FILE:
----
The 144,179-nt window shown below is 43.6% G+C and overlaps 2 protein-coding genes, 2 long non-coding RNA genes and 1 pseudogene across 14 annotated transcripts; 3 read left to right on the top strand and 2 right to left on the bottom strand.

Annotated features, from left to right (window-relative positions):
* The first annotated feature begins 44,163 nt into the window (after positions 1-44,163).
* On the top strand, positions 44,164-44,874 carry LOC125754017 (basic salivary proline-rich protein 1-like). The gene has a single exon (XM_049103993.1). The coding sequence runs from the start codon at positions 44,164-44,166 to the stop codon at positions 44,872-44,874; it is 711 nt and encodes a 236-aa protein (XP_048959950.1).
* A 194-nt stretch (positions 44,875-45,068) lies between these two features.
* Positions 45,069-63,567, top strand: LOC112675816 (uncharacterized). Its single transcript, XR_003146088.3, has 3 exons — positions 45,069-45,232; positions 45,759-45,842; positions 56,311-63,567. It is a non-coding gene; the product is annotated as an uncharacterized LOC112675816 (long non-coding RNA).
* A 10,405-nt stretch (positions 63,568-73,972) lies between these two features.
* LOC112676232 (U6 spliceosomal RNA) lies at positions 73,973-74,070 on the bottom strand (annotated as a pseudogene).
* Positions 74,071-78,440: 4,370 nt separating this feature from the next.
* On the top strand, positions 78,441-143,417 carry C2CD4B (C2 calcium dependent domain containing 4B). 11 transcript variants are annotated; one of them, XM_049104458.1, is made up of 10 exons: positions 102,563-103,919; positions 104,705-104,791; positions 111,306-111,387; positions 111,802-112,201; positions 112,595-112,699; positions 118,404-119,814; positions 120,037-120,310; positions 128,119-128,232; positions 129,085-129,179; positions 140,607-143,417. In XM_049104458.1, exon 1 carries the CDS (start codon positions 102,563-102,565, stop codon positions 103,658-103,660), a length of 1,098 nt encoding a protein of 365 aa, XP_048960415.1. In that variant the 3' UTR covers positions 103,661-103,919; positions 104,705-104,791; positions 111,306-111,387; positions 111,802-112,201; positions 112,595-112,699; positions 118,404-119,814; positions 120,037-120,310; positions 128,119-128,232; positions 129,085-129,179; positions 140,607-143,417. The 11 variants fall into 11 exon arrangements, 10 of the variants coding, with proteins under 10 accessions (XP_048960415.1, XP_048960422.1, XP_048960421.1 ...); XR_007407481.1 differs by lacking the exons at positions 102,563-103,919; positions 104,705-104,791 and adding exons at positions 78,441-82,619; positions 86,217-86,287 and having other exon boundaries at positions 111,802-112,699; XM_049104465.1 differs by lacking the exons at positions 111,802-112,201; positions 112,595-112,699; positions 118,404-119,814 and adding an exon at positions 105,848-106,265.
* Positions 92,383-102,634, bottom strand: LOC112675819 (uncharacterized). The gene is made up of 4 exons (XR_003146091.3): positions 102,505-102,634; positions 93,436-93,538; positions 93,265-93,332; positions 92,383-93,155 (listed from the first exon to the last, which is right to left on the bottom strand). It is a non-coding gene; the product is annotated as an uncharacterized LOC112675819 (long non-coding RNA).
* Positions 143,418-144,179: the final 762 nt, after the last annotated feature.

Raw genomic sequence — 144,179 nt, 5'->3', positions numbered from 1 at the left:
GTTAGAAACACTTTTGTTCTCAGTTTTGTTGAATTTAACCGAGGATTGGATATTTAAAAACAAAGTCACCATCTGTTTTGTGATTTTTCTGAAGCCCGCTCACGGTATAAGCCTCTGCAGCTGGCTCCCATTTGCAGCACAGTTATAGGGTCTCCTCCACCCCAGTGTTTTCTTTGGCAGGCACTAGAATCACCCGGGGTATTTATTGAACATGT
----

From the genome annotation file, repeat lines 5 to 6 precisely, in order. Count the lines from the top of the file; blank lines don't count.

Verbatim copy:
* A 194-nt stretch (positions 44,875-45,068) lies between these two features.
* Positions 45,069-63,567, top strand: LOC112675816 (uncharacterized). Its single transcript, XR_003146088.3, has 3 exons — positions 45,069-45,232; positions 45,759-45,842; positions 56,311-63,567. It is a non-coding gene; the product is annotated as an uncharacterized LOC112675816 (long non-coding RNA).